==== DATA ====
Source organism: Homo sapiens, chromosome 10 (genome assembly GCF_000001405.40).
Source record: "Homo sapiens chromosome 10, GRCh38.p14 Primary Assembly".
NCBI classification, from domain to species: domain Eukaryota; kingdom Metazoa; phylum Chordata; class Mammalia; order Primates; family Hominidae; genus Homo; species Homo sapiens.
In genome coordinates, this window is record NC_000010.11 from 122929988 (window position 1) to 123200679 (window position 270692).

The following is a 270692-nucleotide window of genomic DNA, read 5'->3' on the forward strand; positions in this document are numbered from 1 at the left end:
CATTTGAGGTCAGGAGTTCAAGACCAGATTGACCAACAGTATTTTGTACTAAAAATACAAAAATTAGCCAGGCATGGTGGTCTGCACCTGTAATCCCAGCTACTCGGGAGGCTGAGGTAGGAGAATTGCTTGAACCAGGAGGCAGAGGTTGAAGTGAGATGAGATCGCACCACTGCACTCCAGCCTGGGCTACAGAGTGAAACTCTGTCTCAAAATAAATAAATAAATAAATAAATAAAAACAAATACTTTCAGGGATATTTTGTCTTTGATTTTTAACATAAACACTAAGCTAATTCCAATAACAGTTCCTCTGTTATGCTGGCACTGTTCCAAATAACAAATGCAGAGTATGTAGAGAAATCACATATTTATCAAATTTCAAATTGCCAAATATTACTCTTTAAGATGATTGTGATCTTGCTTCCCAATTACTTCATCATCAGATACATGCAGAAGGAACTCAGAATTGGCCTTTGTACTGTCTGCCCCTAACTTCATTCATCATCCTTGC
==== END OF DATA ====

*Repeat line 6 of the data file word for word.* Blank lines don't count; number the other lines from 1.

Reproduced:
CATTTGAGGTCAGGAGTTCAAGACCAGATTGACCAACAGTATTTTGTACTAAAAATACAAAAATTAGCCAGGCATGGTGGTCTGCACCTGTAATCCCAGCTACTCGGGAGGCTGAGGTAGGAGAATTGCTTGAACCAGGAGGCAGAGGTTGAAGTGAGATGAGATCGCACCACTGCACTCCAGCCTGGGCTACAGAGTGAAACTCTGTCTCAAAATAAATAAATAAATAAATAAATAAAAACAAATACTTTCAGGGATATTTTGTCTTTGATTTTTAACATAAACACTAAGCTAATTCCAATAACAGTTCCTCTGTTATGCTGGCACTGTTCCAAATAACAAATGCAGAGTATGTAGAGAAATCACATATTTATCAAATTTCAAATTGCCAAATATTACTCTTTAAGATGATTGTGATCTTGCTTCCCAATTACTTCATCATCAGATACATGCAGAAGGAACTCAGAATTGGCCTTTGTACTGTCTGCCCCTAACTTCATTCATCATCCTTGC